0
\$\begingroup\$

I have heard many times about supergrids and distributed generations (small scales generation connected close to the loads). In a supergrid scenario, a efficient and clean production of electricity (for instance wind farm plants) can travel long distances and be consumed even in a far different country. However, the distributed generation approach suggests that the generation shall be produced near it is consumed.

Both concept seem to be trendy for future electric systems, but, is not there a contradiction between the two approaches because while one is encouraging to export energy long distances the other one suggests to minimize the "travel" of the electricity from the generation to the consumers? is my understanding mistaken and there is not such contradiction?, and if not, which of them is more sensible for future grids?

\$\endgroup\$
1
\$\begingroup\$

They aim at different goal with the same purpose at the end of the day: having sustainable energy.

Technically speaking, an engineer will evaluate the actual cost of maintaining a long distance generation plant (be it hydroelectric, wind, solar, tidal generator or pretty much anything else). These type of installation will generate a huge sum of energy, but will also require lengthy transmission line, massive infrastructure.

When you're able to produce electricity locally, you end up having a reduced cost of exploitation because of the small distance and simpler design. However, this will be mostly usable by small industries and housing.

Combining them together will give a complete flexibility on the grid between local production and state/nation wide supply.

Interestingly enough, some people are also looking at electric car for other purpose than transportation. They could act like an accumulator and store the excess energy and or release energy into the grid during peak period to smooth out the long distance energy requirement and therefore reducing the losses. A local production will be used in a similar way too.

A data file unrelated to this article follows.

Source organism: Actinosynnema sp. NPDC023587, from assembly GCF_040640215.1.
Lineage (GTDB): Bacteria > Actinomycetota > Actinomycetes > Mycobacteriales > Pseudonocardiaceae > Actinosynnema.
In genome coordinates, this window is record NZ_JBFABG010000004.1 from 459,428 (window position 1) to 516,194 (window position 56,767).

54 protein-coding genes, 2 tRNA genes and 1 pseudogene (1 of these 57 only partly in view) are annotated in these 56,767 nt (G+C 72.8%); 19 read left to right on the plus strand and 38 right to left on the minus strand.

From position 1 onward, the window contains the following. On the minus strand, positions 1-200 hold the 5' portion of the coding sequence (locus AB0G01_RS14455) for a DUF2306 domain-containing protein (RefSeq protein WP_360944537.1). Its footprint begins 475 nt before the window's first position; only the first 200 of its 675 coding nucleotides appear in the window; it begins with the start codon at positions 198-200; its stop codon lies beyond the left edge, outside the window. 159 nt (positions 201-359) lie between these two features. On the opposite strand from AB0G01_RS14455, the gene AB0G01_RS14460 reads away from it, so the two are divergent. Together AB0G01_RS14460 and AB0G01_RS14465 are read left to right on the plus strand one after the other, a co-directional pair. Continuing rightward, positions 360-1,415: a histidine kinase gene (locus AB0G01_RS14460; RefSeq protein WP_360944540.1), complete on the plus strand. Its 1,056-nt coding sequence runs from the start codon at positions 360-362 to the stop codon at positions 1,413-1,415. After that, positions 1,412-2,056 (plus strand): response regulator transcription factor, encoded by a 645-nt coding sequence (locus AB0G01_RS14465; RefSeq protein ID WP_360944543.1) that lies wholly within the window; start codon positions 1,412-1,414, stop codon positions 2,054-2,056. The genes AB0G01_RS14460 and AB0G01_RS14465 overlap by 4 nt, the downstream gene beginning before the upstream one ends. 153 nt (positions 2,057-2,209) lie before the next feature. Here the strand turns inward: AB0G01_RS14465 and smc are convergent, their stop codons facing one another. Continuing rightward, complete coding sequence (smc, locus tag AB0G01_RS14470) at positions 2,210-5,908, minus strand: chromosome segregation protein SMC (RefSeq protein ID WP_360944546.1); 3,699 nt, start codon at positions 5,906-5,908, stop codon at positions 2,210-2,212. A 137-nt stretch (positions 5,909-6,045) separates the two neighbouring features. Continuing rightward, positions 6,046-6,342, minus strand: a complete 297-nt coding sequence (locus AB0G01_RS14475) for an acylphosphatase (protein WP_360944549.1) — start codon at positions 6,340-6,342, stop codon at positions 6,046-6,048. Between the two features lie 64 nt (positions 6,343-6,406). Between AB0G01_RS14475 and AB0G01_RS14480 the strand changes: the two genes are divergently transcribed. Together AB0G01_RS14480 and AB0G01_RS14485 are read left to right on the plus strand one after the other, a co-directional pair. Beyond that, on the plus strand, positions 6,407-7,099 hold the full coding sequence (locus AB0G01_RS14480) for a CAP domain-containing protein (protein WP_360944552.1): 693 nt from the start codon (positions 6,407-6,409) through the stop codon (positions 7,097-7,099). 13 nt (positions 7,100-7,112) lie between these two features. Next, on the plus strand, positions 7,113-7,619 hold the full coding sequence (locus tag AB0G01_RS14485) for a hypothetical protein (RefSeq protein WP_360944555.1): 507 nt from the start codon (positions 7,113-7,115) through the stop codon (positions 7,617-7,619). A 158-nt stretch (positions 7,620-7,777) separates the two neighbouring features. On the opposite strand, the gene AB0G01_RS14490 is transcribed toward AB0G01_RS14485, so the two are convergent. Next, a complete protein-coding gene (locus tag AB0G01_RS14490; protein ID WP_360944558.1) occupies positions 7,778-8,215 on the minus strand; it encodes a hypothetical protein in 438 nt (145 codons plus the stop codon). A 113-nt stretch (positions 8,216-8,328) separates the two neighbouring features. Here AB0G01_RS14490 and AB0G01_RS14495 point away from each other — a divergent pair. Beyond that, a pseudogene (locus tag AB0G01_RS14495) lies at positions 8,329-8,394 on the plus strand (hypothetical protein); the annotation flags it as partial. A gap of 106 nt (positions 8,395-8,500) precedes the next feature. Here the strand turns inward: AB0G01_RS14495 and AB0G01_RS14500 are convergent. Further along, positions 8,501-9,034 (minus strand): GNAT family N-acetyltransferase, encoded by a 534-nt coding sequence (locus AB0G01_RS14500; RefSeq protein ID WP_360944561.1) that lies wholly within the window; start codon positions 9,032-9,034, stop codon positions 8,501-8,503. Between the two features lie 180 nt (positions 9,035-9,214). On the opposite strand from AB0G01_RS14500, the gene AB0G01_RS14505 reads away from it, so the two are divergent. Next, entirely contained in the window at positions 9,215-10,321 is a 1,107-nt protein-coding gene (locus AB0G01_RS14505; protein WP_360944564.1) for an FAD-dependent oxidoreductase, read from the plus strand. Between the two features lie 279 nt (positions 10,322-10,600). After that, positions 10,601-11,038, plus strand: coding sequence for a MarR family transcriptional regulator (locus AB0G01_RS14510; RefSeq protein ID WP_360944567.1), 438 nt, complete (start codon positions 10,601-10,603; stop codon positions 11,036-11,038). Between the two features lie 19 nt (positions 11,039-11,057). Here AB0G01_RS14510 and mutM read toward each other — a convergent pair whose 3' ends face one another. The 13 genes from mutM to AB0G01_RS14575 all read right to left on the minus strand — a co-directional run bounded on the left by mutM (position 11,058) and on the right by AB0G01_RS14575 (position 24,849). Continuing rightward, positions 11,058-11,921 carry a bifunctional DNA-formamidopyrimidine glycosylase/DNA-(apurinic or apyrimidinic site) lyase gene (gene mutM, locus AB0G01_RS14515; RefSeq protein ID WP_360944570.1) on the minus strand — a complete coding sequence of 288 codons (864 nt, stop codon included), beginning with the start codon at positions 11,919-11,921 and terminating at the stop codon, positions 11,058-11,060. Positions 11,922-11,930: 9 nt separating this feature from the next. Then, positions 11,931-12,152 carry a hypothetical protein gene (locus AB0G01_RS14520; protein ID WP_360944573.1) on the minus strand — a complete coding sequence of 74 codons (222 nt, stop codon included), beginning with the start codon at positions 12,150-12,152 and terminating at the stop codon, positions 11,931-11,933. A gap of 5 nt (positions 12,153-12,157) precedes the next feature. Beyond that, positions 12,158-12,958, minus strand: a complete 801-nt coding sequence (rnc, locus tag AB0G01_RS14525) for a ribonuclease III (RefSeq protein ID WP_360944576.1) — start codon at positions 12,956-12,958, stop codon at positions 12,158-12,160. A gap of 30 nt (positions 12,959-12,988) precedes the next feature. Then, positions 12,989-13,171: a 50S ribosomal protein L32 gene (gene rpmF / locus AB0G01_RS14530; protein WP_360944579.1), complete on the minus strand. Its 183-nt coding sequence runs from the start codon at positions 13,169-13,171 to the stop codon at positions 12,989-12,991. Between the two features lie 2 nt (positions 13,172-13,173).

Regardless of the actual topology or choice, the bottom line of those technology is a highly heated social debate regarding smart grid, green energy and fossil fuel depletion.

\$\endgroup\$
  • 1
    \$\begingroup\$ Ideally when both approaches are well-established in a grid then there might not be any contradiction between them, as they share the same goal: having sustainable energy. However, in grids like today's, where distributed generations are just beginning to start, does low price of electricity due to the supergrid approach jeopardize the development of distributed generations? why should I be interested to invest in local generation if I can get it cheaper even when it is far away produced? \$\endgroup\$ – Bur Nor Sep 14 '18 at 0:09
  • 1
    \$\begingroup\$ Your follow up question has the considerations of the region. If the power needs to travel on a transmission line of another company a fee or small tariff can be placed on the company requesting power across their lines. \$\endgroup\$ – Britt Kelly Sep 14 '18 at 2:55
  • 1
    \$\begingroup\$ In a highly decentralized interconnected power grid there is typically much more activity surrounding economic considerations and trade than a centralized interconnected grid which typically needs to focus more on reliability of the network. Distributed generation has a cost for the entity who maintains the overall system due to the volatility of most green energy types. In many cases there is a lack of financial incentive to support green technologies in comparison to older power industries. The reward may be personal satisfaction or maybe you are savvy enough to use DG to supply your needs. \$\endgroup\$ – Britt Kelly Sep 14 '18 at 3:17

Your Answer

By clicking “Post Your Answer”, you agree to our terms of service, privacy policy and cookie policy

Not the answer you're looking for? Browse other questions tagged or ask your own question.